Director: Sean Anders
Cast: Mark Wahlberg, Rose Byrne, Isabela Moner, Octavia Spencer, Tig Notaro, Margo Martindale, Julie Hagerty, Michael O’Keefe
Runtime: 1 hr 58 mins
Rating: NC16 (Some Mature Content)
Released By: UIP
Official Website: http://www.instantfamily.org
Opening Day: 10 January 2019
Synopsis: When Pete (Mark Wahlberg) and Ellie (Rose Byrne) decide to start a family, they stumble into the world of adoption. When they meet a trio of siblings, including a rebellious 15-year-old girl (Isabela Moner), they find themselves unexpectedly speeding from zero to three kids overnight. Now, Pete and Ellie must hilariously try to learn the ropes of instant parenthood in the hopes of becoming a family.
There is nothing funny about the prospects for kids in the foster system, and to its credit, ‘Instant Family’ doesn’t shy from laying these out. But not many people would buy a ticket to a movie which tells you about the 20% who immediately become homeless, or the less than 3% who will earn a college degree by the age of 26, or the 70% of girls who will become pregnant by the age of 21. So as much as it deals with a weighty and often sobering subject, this dramedy directed and co-written by Sean Anders that is inspired by his and his wife’s own adoption story does so with a mix of slapstick and schmaltz.
Reteaming with his ‘Daddy’s Home’ star Mark Wahlberg, Anders channels his own voice through Pete Wagner, who together with Rose Bryne’s Ellie, are a successful house-flipping couple that decide belatedly they’d like to start a family. So to make up for lost time (“It’d be like I got cracking when I was 36,” Pete enthuses), Pete and Ellie hit upon the idea of adoption, and soon find themselves training to be parents in the foster care system. Their course is led by two caseworkers played by Octavia Spencer and Tig Notaro, and besides providing some spot-on deadpan humour during these sessions, the well-paired duo will also turn up every now and then to share some encouraging words of wisdom especially when things get rough.
Certainly, you should expect nothing less of Pete and Ellie’s parenting journey, which takes off with not one, not two, but three Hispanic kids – the rebellious teenager Lizzy (Isabela Moner), the klutzy middle-child Juan (Gustavo Quiroz), and the button-cute little sister Lita (Julianna Gamiz). Things go swimmingly well at first, but the family honeymoon doesn’t last long. Lita gets into a furious meltdown when told she is not allowed to eat chips for dinner, while Juan collapses into tears at the slightest mishap, but nothing quite compares to Lizzy’s recalcitrant ways. Not only does she rebuff Pete and Ellie’s acts of care and concern, she also unabashedly manipulates those around them to get her way, especially Pete’s nosy and intrusive mother Grandma Sandy (Margo Martindale).
As much as the film resorts to the usual pratfalls and laughs, it gets surprisingly real and heartfelt exploring the challenges of adopting out of the foster care system. Being the oldest of the lot, Lizzie is the natural candidate to channel these issues, and it is through her emotional trajectory that we feel the angst, cynicism and frustration of someone who has been in and out of foster homes, as well as the hope, however misplaced, of being reunited one day with his or her biological parents. It isn’t just Lizzie who must come to terms with the realities of her current situation; just as much, Pete and Ellie will have to re-examine their own motivations for choosing to adopt in the first place, in particular whether their decision to do so was ultimately just so they could feel good about themselves.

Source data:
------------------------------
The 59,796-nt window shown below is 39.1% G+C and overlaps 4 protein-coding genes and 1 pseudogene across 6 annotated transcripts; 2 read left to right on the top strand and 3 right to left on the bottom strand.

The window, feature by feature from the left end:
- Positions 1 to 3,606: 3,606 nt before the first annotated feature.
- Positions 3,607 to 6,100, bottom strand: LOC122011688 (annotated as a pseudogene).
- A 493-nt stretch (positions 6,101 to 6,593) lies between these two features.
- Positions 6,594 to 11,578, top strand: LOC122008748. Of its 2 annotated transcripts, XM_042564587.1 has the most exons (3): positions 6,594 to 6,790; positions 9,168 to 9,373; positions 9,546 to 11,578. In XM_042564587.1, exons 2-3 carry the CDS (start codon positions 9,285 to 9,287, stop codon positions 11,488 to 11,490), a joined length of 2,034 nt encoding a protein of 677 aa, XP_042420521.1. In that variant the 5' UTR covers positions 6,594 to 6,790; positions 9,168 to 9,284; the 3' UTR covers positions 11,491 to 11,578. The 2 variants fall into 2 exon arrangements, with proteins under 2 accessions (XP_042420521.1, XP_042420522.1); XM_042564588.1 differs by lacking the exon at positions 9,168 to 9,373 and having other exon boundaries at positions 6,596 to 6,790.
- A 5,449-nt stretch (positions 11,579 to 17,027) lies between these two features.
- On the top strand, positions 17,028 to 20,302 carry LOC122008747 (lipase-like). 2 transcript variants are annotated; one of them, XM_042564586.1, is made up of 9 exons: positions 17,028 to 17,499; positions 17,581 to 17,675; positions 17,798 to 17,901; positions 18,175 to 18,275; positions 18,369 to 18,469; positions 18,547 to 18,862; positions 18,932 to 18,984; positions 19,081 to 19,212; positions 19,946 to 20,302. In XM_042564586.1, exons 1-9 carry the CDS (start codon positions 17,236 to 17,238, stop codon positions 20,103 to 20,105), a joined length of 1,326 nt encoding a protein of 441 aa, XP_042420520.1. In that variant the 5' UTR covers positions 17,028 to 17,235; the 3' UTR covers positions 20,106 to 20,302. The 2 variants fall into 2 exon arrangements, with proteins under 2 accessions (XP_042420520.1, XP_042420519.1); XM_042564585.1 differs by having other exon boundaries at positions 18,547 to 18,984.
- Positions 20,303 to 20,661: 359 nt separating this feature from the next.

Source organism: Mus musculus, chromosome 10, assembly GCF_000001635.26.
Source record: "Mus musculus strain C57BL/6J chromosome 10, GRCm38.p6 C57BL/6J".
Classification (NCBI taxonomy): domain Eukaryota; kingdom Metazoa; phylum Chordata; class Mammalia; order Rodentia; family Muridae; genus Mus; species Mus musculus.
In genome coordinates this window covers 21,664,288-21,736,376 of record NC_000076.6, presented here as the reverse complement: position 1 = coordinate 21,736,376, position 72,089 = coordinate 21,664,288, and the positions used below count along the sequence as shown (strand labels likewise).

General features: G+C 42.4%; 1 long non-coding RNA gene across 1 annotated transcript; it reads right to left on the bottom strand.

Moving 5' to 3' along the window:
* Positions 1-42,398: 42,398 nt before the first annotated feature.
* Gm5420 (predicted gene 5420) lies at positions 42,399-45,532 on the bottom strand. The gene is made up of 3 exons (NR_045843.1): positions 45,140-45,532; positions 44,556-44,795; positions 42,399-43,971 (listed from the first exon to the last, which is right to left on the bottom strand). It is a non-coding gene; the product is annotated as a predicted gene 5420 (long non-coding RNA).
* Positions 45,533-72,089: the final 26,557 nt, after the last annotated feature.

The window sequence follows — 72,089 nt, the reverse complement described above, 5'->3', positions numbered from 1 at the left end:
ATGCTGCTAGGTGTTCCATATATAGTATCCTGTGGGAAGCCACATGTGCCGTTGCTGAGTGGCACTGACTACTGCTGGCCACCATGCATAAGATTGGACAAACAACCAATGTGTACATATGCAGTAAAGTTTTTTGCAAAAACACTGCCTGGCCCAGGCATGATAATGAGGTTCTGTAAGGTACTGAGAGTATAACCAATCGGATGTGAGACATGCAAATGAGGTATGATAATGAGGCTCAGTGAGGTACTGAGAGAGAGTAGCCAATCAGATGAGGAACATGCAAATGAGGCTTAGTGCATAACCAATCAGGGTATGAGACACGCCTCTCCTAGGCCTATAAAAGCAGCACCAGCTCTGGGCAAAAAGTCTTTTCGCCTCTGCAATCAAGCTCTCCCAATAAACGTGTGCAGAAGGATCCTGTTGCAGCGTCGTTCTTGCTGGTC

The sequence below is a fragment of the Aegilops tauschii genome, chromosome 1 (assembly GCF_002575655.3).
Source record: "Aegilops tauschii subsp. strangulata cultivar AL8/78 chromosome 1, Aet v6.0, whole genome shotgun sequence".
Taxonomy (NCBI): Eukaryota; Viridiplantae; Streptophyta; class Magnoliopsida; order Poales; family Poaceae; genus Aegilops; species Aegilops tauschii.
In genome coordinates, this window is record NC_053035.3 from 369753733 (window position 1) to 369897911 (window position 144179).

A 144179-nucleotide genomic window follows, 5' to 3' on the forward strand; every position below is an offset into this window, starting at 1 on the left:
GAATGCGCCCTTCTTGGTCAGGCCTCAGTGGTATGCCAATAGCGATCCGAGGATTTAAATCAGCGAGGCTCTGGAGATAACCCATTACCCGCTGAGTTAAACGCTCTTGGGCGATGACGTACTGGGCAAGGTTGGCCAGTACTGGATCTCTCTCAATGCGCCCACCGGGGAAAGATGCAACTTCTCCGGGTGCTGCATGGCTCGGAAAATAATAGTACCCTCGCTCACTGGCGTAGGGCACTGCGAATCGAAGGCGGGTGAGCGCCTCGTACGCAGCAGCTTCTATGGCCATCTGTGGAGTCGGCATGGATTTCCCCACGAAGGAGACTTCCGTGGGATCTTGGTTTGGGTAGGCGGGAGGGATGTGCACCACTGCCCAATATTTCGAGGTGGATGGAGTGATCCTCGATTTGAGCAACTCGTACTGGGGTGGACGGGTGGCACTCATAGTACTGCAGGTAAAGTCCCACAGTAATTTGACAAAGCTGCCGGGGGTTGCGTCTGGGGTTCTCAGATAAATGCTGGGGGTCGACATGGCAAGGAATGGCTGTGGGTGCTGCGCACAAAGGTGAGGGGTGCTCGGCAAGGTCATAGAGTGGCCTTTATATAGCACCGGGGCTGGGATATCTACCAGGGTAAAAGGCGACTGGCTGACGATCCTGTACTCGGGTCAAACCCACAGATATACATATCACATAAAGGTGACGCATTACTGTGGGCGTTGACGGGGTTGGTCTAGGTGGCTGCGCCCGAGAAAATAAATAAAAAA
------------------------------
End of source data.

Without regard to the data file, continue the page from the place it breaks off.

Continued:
Quite frankly, we did not expect the level of earnest drama that the movie served, or for that matter the fully felt presence by Moner that keenly captures the experience of a kid forced to live beyond her years. Wahlberg and Bryne have great chemistry as a married couple who get more than what they bargained for, but it is the former Nickelodeon star Moner who steals the show from both her veteran leads. Both the script’s refreshing honesty and the cast’s sincere performances combine to make the inevitable happy ending a lot more poignant than you’re probably expecting, underscoring how happiness in such foster families is always hard-won and often borne out of sheer perseverance.
There’s no doubt that this was meant to be feel-good stuff for the holiday season, but you’ll find in ‘Instant Family’ a deservedly uplifting comedy that is packed with just the right combination of laughs and sniffles. It is surely winning all right, and it gets there without shying away from portraying the ups and downs of foster parenting. It isn’t even afraid to touch on adolescent issues like sexual abuse, without delving into the details or depicting it graphically. So even if it does end on a cornball cheesy note with Starship’s ‘Nothing’s Gonna Stop Us Now’, you’re more than likely to fall for it hook line and sinker, especially for its heart-warming re-affirmation of the fundamental quality of love at the very centre of any and every family.
(Packed with the right combination of laughs and sniffles, 'Instant Family' doesn't shy away from the challenges of foster parenting, even as it is intended to be feel-good holiday viewing)
Review by Gabriel Chong